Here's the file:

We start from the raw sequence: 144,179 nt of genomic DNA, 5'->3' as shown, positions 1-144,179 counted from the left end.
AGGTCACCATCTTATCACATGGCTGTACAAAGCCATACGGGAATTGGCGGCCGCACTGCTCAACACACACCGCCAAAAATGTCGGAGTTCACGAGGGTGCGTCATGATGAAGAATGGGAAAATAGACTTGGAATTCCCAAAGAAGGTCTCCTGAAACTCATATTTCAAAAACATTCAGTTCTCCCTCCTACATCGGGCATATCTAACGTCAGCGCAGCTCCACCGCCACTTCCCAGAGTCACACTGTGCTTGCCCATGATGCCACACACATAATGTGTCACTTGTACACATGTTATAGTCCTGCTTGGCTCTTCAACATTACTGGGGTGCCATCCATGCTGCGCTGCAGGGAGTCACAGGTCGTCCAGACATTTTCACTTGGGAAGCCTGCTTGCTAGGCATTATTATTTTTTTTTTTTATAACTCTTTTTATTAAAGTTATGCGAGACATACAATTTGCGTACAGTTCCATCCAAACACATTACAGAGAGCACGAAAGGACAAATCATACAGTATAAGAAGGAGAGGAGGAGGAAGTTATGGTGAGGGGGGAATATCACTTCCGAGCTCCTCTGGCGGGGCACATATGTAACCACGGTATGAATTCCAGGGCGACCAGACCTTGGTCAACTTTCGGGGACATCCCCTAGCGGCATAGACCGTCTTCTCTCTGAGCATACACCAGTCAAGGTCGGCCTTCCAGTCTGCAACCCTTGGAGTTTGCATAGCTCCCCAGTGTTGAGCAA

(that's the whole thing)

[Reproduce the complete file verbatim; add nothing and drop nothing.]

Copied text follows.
We start from the raw sequence: 144,179 nt of genomic DNA, 5'->3' as shown, positions 1-144,179 counted from the left end.
AGGTCACCATCTTATCACATGGCTGTACAAAGCCATACGGGAATTGGCGGCCGCACTGCTCAACACACACCGCCAAAAATGTCGGAGTTCACGAGGGTGCGTCATGATGAAGAATGGGAAAATAGACTTGGAATTCCCAAAGAAGGTCTCCTGAAACTCATATTTCAAAAACATTCAGTTCTCCCTCCTACATCGGGCATATCTAACGTCAGCGCAGCTCCACCGCCACTTCCCAGAGTCACACTGTGCTTGCCCATGATGCCACACACATAATGTGTCACTTGTACACATGTTATAGTCCTGCTTGGCTCTTCAACATTACTGGGGTGCCATCCATGCTGCGCTGCAGGGAGTCACAGGTCGTCCAGACATTTTCACTTGGGAAGCCTGCTTGCTAGGCATTATTATTTTTTTTTTTTATAACTCTTTTTATTAAAGTTATGCGAGACATACAATTTGCGTACAGTTCCATCCAAACACATTACAGAGAGCACGAAAGGACAAATCATACAGTATAAGAAGGAGAGGAGGAGGAAGTTATGGTGAGGGGGGAATATCACTTCCGAGCTCCTCTGGCGGGGCACATATGTAACCACGGTATGAATTCCAGGGCGACCAGACCTTGGTCAACTTTCGGGGACATCCCCTAGCGGCATAGACCGTCTTCTCTCTGAGCATACACCAGTCAAGGTCGGCCTTCCAGTCTGCAACCCTTGGAGTTTGCATAGCTCCCCAGTGTTGAGCAA